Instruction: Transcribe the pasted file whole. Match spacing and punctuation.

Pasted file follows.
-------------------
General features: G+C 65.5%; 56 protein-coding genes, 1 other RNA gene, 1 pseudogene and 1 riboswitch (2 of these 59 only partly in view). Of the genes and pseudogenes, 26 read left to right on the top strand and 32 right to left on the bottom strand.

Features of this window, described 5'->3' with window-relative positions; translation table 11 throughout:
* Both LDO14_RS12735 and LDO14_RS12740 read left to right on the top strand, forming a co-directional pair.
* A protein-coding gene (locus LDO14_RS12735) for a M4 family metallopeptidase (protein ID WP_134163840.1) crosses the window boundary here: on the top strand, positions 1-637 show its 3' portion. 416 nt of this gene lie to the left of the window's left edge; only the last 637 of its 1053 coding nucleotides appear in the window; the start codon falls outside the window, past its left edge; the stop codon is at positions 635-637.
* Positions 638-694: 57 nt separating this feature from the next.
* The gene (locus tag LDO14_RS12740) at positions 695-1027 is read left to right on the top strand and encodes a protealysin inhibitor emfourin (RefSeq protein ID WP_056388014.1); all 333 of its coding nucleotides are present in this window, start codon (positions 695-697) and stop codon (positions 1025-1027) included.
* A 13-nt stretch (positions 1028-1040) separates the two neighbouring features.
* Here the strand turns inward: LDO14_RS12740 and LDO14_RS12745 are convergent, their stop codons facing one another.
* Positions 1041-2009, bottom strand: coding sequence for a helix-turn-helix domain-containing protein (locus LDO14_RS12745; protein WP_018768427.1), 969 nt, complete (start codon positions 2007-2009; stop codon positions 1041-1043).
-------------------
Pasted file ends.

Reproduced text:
General features: G+C 65.5%; 56 protein-coding genes, 1 other RNA gene, 1 pseudogene and 1 riboswitch (2 of these 59 only partly in view). Of the genes and pseudogenes, 26 read left to right on the top strand and 32 right to left on the bottom strand.

Features of this window, described 5'->3' with window-relative positions; translation table 11 throughout:
* Both LDO14_RS12735 and LDO14_RS12740 read left to right on the top strand, forming a co-directional pair.
* A protein-coding gene (locus LDO14_RS12735) for a M4 family metallopeptidase (protein ID WP_134163840.1) crosses the window boundary here: on the top strand, positions 1-637 show its 3' portion. 416 nt of this gene lie to the left of the window's left edge; only the last 637 of its 1053 coding nucleotides appear in the window; the start codon falls outside the window, past its left edge; the stop codon is at positions 635-637.
* Positions 638-694: 57 nt separating this feature from the next.
* The gene (locus tag LDO14_RS12740) at positions 695-1027 is read left to right on the top strand and encodes a protealysin inhibitor emfourin (RefSeq protein ID WP_056388014.1); all 333 of its coding nucleotides are present in this window, start codon (positions 695-697) and stop codon (positions 1025-1027) included.
* A 13-nt stretch (positions 1028-1040) separates the two neighbouring features.
* Here the strand turns inward: LDO14_RS12740 and LDO14_RS12745 are convergent, their stop codons facing one another.
* Positions 1041-2009, bottom strand: coding sequence for a helix-turn-helix domain-containing protein (locus LDO14_RS12745; protein WP_018768427.1), 969 nt, complete (start codon positions 2007-2009; stop codon positions 1041-1043).